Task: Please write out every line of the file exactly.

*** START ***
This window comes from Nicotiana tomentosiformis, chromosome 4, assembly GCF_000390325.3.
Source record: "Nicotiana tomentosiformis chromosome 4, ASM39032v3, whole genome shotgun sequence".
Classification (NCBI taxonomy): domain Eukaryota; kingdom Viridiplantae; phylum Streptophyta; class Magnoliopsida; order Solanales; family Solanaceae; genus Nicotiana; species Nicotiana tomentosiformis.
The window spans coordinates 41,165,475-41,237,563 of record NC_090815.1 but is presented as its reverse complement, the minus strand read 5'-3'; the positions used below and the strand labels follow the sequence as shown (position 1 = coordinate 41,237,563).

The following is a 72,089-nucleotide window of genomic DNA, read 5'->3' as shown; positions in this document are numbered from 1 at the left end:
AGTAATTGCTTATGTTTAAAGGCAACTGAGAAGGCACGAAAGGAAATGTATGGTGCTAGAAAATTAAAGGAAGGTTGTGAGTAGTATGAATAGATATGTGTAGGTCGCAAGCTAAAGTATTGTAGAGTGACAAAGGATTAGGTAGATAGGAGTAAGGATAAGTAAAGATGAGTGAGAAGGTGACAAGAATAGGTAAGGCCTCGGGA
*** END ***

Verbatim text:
This window comes from Nicotiana tomentosiformis, chromosome 4, assembly GCF_000390325.3.
Source record: "Nicotiana tomentosiformis chromosome 4, ASM39032v3, whole genome shotgun sequence".
Classification (NCBI taxonomy): domain Eukaryota; kingdom Viridiplantae; phylum Streptophyta; class Magnoliopsida; order Solanales; family Solanaceae; genus Nicotiana; species Nicotiana tomentosiformis.
The window spans coordinates 41,165,475-41,237,563 of record NC_090815.1 but is presented as its reverse complement, the minus strand read 5'-3'; the positions used below and the strand labels follow the sequence as shown (position 1 = coordinate 41,237,563).

The following is a 72,089-nucleotide window of genomic DNA, read 5'->3' as shown; positions in this document are numbered from 1 at the left end:
AGTAATTGCTTATGTTTAAAGGCAACTGAGAAGGCACGAAAGGAAATGTATGGTGCTAGAAAATTAAAGGAAGGTTGTGAGTAGTATGAATAGATATGTGTAGGTCGCAAGCTAAAGTATTGTAGAGTGACAAAGGATTAGGTAGATAGGAGTAAGGATAAGTAAAGATGAGTGAGAAGGTGACAAGAATAGGTAAGGCCTCGGGA